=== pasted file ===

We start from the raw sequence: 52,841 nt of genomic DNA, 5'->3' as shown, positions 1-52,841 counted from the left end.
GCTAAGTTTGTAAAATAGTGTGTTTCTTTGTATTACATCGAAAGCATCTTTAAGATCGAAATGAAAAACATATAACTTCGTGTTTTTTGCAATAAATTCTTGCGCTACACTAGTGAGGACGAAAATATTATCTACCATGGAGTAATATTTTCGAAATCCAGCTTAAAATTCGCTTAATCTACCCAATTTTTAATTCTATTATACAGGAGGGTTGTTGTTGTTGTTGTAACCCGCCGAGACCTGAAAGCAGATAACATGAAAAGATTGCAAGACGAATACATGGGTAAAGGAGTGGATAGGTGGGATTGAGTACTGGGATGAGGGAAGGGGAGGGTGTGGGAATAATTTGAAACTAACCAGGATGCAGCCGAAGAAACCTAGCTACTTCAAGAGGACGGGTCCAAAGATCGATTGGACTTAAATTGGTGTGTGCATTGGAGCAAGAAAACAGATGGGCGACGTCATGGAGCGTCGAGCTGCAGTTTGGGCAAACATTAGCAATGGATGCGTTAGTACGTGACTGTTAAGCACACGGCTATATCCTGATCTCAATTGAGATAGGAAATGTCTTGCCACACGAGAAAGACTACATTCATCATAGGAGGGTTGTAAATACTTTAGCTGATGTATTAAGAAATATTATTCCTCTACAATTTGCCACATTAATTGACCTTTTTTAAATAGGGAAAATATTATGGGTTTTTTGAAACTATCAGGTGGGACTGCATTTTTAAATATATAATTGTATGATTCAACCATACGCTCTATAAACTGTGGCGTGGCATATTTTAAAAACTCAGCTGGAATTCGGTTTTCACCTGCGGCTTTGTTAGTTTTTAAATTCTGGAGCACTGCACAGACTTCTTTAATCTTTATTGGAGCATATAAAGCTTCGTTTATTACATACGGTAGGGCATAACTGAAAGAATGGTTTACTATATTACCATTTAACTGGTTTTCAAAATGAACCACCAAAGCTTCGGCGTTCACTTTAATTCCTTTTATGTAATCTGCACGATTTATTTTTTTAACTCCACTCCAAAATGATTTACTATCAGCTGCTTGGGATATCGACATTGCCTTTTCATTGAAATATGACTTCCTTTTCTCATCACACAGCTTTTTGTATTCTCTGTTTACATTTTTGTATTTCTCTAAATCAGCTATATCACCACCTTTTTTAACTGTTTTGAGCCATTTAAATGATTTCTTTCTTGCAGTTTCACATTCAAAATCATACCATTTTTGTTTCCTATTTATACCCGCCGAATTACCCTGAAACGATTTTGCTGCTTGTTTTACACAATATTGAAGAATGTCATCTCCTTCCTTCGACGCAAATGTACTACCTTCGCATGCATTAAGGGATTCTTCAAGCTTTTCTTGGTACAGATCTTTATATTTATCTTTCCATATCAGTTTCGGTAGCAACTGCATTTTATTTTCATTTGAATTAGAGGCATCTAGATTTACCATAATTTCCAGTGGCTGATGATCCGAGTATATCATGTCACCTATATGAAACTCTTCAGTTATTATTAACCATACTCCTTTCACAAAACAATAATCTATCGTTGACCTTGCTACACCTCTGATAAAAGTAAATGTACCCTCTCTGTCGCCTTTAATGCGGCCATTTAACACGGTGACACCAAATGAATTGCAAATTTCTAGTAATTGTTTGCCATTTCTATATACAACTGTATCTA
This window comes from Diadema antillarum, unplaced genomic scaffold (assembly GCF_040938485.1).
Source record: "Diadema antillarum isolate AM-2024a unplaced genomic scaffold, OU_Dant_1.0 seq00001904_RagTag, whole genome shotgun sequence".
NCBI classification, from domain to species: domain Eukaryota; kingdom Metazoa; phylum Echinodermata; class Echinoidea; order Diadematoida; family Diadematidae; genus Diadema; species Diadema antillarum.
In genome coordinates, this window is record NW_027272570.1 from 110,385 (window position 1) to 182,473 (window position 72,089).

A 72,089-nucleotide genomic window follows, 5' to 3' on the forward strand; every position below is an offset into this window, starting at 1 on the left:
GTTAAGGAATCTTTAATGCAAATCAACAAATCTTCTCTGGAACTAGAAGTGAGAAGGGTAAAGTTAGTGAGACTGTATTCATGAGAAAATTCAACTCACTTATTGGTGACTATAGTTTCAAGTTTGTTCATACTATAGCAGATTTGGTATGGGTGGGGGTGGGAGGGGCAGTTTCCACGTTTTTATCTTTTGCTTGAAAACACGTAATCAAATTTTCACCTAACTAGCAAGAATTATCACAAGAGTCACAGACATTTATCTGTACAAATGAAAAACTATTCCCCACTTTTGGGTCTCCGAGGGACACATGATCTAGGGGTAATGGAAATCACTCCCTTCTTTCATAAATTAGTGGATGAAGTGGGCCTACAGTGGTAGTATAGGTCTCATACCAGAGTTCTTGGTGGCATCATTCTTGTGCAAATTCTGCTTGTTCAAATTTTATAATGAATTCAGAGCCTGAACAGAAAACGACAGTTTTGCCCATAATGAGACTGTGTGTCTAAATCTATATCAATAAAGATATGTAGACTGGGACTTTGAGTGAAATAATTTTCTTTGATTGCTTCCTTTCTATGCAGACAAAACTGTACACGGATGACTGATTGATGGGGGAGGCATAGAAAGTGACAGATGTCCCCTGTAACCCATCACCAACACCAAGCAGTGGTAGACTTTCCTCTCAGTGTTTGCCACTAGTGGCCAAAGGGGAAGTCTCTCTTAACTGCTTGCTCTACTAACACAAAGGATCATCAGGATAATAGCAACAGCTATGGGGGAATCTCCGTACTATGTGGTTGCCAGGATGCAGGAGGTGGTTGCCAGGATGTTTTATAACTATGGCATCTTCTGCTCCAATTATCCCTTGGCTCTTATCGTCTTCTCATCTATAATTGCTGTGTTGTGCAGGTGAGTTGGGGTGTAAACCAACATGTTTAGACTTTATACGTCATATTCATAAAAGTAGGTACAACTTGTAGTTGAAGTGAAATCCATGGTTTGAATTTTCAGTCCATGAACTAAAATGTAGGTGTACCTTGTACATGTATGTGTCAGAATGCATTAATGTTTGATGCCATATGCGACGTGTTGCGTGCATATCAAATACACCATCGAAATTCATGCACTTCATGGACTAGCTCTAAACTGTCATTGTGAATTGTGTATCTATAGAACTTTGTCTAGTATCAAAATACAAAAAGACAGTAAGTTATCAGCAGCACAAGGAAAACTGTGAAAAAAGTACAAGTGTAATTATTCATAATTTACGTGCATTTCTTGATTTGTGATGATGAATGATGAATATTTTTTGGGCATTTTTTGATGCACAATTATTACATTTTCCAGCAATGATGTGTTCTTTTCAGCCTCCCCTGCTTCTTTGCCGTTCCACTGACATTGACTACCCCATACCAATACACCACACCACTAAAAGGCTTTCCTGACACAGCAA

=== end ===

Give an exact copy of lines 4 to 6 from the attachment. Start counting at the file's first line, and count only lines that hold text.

Source record: "Diadema antillarum isolate AM-2024a unplaced genomic scaffold, OU_Dant_1.0 seq00001904_RagTag, whole genome shotgun sequence".
NCBI classification, from domain to species: domain Eukaryota; kingdom Metazoa; phylum Echinodermata; class Echinoidea; order Diadematoida; family Diadematidae; genus Diadema; species Diadema antillarum.
In genome coordinates, this window is record NW_027272570.1 from 110,385 (window position 1) to 182,473 (window position 72,089).